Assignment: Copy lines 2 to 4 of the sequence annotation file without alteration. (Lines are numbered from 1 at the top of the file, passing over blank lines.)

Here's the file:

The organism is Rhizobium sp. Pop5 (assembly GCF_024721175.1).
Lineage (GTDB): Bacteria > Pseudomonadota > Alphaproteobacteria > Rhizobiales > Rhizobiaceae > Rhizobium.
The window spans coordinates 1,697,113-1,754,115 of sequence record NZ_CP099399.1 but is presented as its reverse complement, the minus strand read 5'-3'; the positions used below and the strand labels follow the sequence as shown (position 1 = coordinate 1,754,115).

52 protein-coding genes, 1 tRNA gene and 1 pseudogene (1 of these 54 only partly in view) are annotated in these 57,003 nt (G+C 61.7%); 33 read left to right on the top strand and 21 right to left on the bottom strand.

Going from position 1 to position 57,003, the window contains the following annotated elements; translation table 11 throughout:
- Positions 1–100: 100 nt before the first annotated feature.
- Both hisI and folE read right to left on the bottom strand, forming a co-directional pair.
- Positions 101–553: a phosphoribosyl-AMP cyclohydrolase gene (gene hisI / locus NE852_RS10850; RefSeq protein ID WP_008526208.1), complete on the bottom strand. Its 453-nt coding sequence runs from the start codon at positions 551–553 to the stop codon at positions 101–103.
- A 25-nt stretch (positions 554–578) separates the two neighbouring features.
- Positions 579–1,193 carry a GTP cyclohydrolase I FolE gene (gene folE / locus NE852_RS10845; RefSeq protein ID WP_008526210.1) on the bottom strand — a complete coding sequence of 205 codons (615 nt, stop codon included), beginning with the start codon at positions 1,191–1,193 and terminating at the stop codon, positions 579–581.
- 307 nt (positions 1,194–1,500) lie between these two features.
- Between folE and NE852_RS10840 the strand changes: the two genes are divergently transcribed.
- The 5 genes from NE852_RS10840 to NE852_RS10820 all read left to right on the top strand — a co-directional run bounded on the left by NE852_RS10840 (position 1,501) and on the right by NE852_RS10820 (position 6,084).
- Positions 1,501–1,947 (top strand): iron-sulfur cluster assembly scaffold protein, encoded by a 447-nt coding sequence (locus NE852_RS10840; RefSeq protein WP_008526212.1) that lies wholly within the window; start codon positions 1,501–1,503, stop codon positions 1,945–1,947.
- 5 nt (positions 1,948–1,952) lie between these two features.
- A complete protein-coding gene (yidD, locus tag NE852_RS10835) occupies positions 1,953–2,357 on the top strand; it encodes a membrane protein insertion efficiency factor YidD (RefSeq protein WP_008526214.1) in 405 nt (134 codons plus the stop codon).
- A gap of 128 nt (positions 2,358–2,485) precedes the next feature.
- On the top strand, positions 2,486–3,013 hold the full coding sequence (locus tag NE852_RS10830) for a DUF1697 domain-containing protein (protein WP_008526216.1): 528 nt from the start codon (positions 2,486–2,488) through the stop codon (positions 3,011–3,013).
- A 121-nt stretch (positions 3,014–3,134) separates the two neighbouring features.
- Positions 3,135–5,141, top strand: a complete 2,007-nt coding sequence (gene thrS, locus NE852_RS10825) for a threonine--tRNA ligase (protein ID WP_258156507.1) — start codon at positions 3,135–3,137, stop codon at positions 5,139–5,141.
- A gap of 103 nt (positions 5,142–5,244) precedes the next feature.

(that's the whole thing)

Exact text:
Lineage (GTDB): Bacteria > Pseudomonadota > Alphaproteobacteria > Rhizobiales > Rhizobiaceae > Rhizobium.
The window spans coordinates 1,697,113-1,754,115 of sequence record NZ_CP099399.1 but is presented as its reverse complement, the minus strand read 5'-3'; the positions used below and the strand labels follow the sequence as shown (position 1 = coordinate 1,754,115).

52 protein-coding genes, 1 tRNA gene and 1 pseudogene (1 of these 54 only partly in view) are annotated in these 57,003 nt (G+C 61.7%); 33 read left to right on the top strand and 21 right to left on the bottom strand.